Here, the step-down provision for those engaged in the automobile business was inserted in place of an exclusion. The issue of exclusions based on the business in which an operator of a motor vehicle is engaged at the time of an accident has also received recent attention by the Supreme Court. In Proformance Insurance Co. v. Jones, 185 N.J. 406 (2005), the Court addressed a business pursuit exclusion. There, the driver of a pickup truck was involved in a motor vehicle accident. Id. at 409. The owner of the truck loaned it to a relative but instructed the relative not to use the truck in the relative's moving business or to allow anyone else to use it. Ibid. The relative ignored both instructions. Ibid. The relative allowed an employee to use the truck to deliver furniture, and the employee fell asleep, struck a parked car, and injured his passenger and a pedestrian. Ibid.

The Proformance Insurance Co., as the truck owner's insurer, filed an action seeking a declaratory judgment that it owed no obligation to defend or indemnify the owner of the truck, her relative, or his employee because the relative and his employee exceeded the owner's initial permission to operate the truck and because use of the truck in the relative's moving business was an excluded business pursuit. Id. at 410.

The Court held that at the time of the accident this State "required every owner of a registered [motor] vehicle to maintain liability insurance." Id. at 411. The statute, N.J.S.A. 39:6B-1(a), referred to as the omnibus statute, mandated minimum coverage of $15,000 per person and $30,000 per accident. Ibid. The Court reasoned that the public policy of the State expressed in the omnibus liability coverage statute was undermined by the business pursuit exclusion. Id. at 416-17. Such an exclusion deprives some innocent persons of even minimal financial protection in the event of their involvement in an accident. Id. at 414-15. A policy provision contrary to public policy cannot be enforced. Id. at 415. Thus, the Court held that "the legislative policy embodied in our statutes of compensating injured third parties by requiring all New Jersey motorists to carry compulsory insurance overrides the business exclusion in the Proformance policy." Id. at 420. Having found the business pursuit exclusion unenforceable, the Court reformed the policy to provide the minimum mandated coverage required by the omnibus statute. Id. at 420-21.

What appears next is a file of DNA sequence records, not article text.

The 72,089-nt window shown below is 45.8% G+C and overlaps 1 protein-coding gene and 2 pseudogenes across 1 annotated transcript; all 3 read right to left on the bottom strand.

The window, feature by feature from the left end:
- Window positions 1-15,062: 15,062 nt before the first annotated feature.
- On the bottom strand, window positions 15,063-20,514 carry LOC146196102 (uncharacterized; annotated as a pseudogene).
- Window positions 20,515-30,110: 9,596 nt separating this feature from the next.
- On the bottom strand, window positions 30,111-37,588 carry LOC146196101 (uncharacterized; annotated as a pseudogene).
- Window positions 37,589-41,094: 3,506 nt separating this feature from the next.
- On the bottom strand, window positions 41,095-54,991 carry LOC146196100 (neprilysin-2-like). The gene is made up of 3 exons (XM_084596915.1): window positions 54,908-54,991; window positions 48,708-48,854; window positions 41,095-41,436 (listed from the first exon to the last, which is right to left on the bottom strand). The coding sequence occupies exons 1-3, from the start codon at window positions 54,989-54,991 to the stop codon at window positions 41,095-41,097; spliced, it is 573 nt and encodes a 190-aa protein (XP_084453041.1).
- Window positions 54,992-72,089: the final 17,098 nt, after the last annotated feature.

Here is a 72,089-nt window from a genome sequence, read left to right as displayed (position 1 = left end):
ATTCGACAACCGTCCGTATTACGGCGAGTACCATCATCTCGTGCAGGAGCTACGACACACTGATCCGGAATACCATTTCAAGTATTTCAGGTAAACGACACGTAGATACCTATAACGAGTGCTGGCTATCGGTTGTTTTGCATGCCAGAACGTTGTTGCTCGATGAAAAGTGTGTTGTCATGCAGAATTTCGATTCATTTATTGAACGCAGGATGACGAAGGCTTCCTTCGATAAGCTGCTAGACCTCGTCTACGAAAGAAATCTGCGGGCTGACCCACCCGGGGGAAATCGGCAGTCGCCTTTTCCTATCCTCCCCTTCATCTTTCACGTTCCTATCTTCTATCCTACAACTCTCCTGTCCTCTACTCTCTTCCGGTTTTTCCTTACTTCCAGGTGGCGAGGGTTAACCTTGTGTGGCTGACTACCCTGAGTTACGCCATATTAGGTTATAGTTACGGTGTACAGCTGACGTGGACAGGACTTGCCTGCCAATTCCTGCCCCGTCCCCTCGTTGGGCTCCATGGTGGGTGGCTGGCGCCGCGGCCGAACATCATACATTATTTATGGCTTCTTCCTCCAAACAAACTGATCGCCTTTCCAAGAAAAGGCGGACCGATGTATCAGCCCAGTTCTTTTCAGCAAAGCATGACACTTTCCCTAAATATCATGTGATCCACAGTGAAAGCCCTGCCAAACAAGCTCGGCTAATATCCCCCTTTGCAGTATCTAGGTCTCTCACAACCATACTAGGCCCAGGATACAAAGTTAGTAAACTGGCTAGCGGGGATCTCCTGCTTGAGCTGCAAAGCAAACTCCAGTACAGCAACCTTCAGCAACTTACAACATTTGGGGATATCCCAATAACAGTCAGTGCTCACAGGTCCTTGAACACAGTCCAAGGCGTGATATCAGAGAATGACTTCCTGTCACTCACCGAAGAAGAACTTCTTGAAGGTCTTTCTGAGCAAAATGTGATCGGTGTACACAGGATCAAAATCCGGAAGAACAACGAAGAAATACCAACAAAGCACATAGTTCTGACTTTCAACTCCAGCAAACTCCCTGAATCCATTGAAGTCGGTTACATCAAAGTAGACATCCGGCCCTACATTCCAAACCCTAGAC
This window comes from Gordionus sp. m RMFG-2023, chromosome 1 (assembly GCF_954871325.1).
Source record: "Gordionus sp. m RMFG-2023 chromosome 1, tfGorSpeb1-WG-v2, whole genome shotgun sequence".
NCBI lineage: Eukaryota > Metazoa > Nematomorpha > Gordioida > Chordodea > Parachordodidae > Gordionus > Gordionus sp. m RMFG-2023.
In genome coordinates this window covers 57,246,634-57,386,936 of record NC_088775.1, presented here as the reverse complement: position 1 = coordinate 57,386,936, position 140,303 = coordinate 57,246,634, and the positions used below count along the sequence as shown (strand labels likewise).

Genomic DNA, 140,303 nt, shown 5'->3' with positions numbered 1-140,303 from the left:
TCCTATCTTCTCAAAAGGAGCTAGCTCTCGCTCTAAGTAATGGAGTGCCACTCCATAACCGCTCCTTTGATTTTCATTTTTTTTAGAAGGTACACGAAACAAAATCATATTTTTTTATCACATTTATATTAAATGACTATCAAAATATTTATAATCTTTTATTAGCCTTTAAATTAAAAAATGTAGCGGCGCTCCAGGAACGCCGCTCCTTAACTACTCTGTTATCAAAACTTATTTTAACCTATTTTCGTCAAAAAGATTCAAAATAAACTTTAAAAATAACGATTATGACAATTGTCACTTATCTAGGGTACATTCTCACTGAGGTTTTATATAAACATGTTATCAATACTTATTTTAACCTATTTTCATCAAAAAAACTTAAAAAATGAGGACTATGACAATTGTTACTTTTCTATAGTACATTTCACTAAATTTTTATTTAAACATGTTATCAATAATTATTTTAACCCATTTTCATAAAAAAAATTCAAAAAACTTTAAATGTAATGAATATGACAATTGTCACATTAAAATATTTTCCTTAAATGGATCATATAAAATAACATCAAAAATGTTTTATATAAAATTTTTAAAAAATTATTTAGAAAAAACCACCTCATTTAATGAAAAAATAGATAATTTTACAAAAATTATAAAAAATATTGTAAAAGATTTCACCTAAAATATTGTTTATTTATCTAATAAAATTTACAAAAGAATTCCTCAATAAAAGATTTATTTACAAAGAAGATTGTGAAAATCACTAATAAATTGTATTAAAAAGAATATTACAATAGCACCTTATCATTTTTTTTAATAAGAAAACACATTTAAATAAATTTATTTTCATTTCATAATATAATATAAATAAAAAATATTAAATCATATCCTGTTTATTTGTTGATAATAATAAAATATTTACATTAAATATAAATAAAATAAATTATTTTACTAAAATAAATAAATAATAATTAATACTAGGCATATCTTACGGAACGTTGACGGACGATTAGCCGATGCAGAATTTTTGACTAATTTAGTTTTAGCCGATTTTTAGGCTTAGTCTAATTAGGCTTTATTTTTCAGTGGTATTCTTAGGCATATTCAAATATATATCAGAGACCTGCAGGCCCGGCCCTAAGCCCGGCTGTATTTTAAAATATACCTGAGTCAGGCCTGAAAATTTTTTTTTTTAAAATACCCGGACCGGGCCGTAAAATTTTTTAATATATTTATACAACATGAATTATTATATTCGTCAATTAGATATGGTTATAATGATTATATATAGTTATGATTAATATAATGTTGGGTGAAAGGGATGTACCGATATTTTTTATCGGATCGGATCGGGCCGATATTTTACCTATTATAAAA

A similar result occurred in Potenzone v. Annin Flag Co., 388 N.J. Super. 303, 304 (App. Div.), certif. granted, 188 N.J. 493 (2006), which involved a "loading and unloading" exclusion. Finding no logical distinction between a loading and unloading exclusion and the business pursuit exclusion in Proformance, we held that the loading and unloading exclusion was invalid because it was contrary to public policy. Id. at 310. As in Proformance, we reformed the policy to provide the minimum coverage mandated by statute. Id. at 309-10.

Plaintiffs, relying on Skeete, urge that the step-down provision found in the Rossos High Point policy should not be effective as to them because Rossos was not provided specific notice of the policy amendment. We hold that Skeete is distinguishable and does not dictate a better result for plaintiffs than the injured parties in Proformance and Potenzone.

In Skeete, supra, the policy from which the plaintiff sought underinsured motorist benefits had recently been amended to include a step-down provision. 184 N.J. at 6-7. When originally issued, a person in the plaintiff's position would have $100,000 of UM/UIM coverage. Id. at 7. Two years later, the insurance carrier amended the UM/UIM coverage to include a step-down provision that reduced coverage for additional insureds from $100,000 to $15,000. Id. at 7.

The policyholder in Skeete received notice of the changes in the form of two packages of documents. Ibid. The first package contained an eighty-three page document; the second, a thirty page document. Ibid. In addition, a cover letter directed the insured to read the policy and to note changes in the policy. Ibid. Another three page document outlined the various changes. Ibid. Significantly, the step-down provision in the UM/UIM coverage was not noted. Ibid. In the context of this passel of documentation without any notice of the reduced UM/UIM coverage, the Court held that the UM/UIM step-down provision was ineffective. Id. at 8-9.

That is not this case. First, the coverage provided to Rossos through the latest amendment actually increased his coverage. If he had examined and understood his prior policy, he would have believed that there would be no coverage available under the circumstances of this case.

Second, the lack of specific notice of the amendment should not defeat an alteration that conformed the High Point policy to the express public policy of this State. Furthermore, plaintiffs should not be able to seize on the lack of specific notice of the amendment to the policyholder to receive more coverage than they would have received if the insurer had retained the exclusion despite stated public policy.

We, therefore, affirm the November 29, 2005 order granting defendant High Point's motion for summary judgment.